Excited to release our second episode of Generally Intelligent! This time we’re featuring Sarah Jane Hong, co-founder of Latent Space, a startup building the first fully AI-rendered 3D engine in order to democratize creativity.
Sarah co-authored Low Distortion Block-Resampling with Spatially Stochastic Networks from NeurIPS 2020, a very cool method that lets you realistically resample part of a generated image. For example, maybe you’ve generated a castle, but you’d like to change the style of a tower - you could then resample that tower until you get something you like.
In this episode, we touch on:
- What it was like taking classes under Geoff Hinton in 2013
- How not to read papers
- The downsides of only storing information in model weights
- Why using natural language prompts to render a scene is much harder than you’d expect
- Why a model’s ability to scale is more important than getting state-of-the-art results
As always, please feel free to reach out with feedback, ideas, and questions!
Here’s the full transcript.
Generally Intelligent is a podcast made for deep learning researchers (you can learn more about it here).
Our first guest is Kelvin Guu, a senior research scientist at Google AI, where he develops new methods for machine learning and language understanding. Kelvin is the co-author of REALM: Retrieval-Augmented Language Model Pretraining. The conversation is a wide-ranging tour of language models, how computers interact with world knowledge, and much more; here are a few of the questions we cover:
- Why language models like GPT-3 seem to generalize so well to tasks beyond just predicting words
- How you can store knowledge in a database, in the weights of a model, or a with mix of both approaches
- What interesting problems and data sets have been overlooked by the research community
- Why cross-entropy might not be such a great objective function
- Creative and impactful ways language and knowledge models might be used in the future
We love feedback, ideas, and questions, so please feel free to reach out!
Here’s the full transcript.
Over the past few years, we’ve been a part of countless conversations with various deep learning researchers about the hunches and processes that inform their work. These conversations happen as part of informal paper reading groups, lab discussions, or casual chats with friends, and they have proved critical to our own research.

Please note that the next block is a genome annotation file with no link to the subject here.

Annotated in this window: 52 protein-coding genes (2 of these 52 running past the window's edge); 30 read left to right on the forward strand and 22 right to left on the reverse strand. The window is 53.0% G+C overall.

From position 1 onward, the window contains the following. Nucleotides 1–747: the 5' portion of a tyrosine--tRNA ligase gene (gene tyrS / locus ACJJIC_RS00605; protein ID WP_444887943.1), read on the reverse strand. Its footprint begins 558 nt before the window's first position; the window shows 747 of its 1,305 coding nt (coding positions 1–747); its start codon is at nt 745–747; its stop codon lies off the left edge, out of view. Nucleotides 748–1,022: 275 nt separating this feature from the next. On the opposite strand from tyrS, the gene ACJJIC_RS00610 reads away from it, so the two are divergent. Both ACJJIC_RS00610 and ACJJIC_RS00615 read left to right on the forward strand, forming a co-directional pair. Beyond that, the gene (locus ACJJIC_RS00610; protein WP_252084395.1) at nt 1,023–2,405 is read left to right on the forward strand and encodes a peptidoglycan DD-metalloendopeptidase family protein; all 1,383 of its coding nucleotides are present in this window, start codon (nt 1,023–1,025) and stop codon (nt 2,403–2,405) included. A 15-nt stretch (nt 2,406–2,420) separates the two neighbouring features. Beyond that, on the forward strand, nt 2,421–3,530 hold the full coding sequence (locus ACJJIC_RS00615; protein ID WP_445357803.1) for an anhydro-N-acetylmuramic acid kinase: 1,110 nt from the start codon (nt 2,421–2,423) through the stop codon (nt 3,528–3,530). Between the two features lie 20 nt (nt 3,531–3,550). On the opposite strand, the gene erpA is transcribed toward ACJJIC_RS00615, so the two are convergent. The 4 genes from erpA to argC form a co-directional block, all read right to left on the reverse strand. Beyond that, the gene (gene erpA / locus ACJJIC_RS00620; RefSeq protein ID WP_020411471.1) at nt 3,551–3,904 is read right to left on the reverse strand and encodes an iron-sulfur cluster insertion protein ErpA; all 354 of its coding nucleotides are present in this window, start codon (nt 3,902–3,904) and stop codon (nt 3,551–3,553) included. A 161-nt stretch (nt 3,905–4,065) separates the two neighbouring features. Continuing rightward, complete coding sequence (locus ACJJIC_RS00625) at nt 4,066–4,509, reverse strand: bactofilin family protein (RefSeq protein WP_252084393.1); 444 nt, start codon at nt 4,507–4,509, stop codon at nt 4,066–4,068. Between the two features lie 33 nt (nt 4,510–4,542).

The intimacy and informality of these environments lends itself to stimulating conversations. Yet it often felt like a shame that the deeper understandings and hard-earned lessons from research failures were shared with just a select few, when so many others could use this knowledge to advance the frontier.
That’s why, today, we’re launching “Generally Intelligent,” a publicly available podcast made by deep learning researchers, for deep learning researchers.
Unlike prior work like SimCLR and MoCo, the recent paper Bootstrap Your Own Latent (BYOL) from DeepMind demonstrates a state of the art method for self-supervised learning of image representations without an explicitly contrastive loss function. This simplifies training by removing the need for negative examples in the loss function. We highlight two surprising findings from our work on reproducing BYOL:
(1) BYOL often performs no better than random when batch normalization is removed, and
(2) the presence of batch normalization implicitly causes a form of contrastive learning.
These findings highlight the importance of contrast between positive and negative examples when learning representations and help us gain a more fundamental understanding of how and why self-supervised learning works.
The code used for this post can be found at https://github.com/untitled-ai/self_supervised.
Appendix for "Understanding self-supervised and contrastive learning with 'Bootstrap Your Own Latent' (BYOL)"
This post contains the extra data and detail for our post “Understanding self-supervised and contrastive learning with ‘Bootstrap Your Own Latent’ (BYOL)”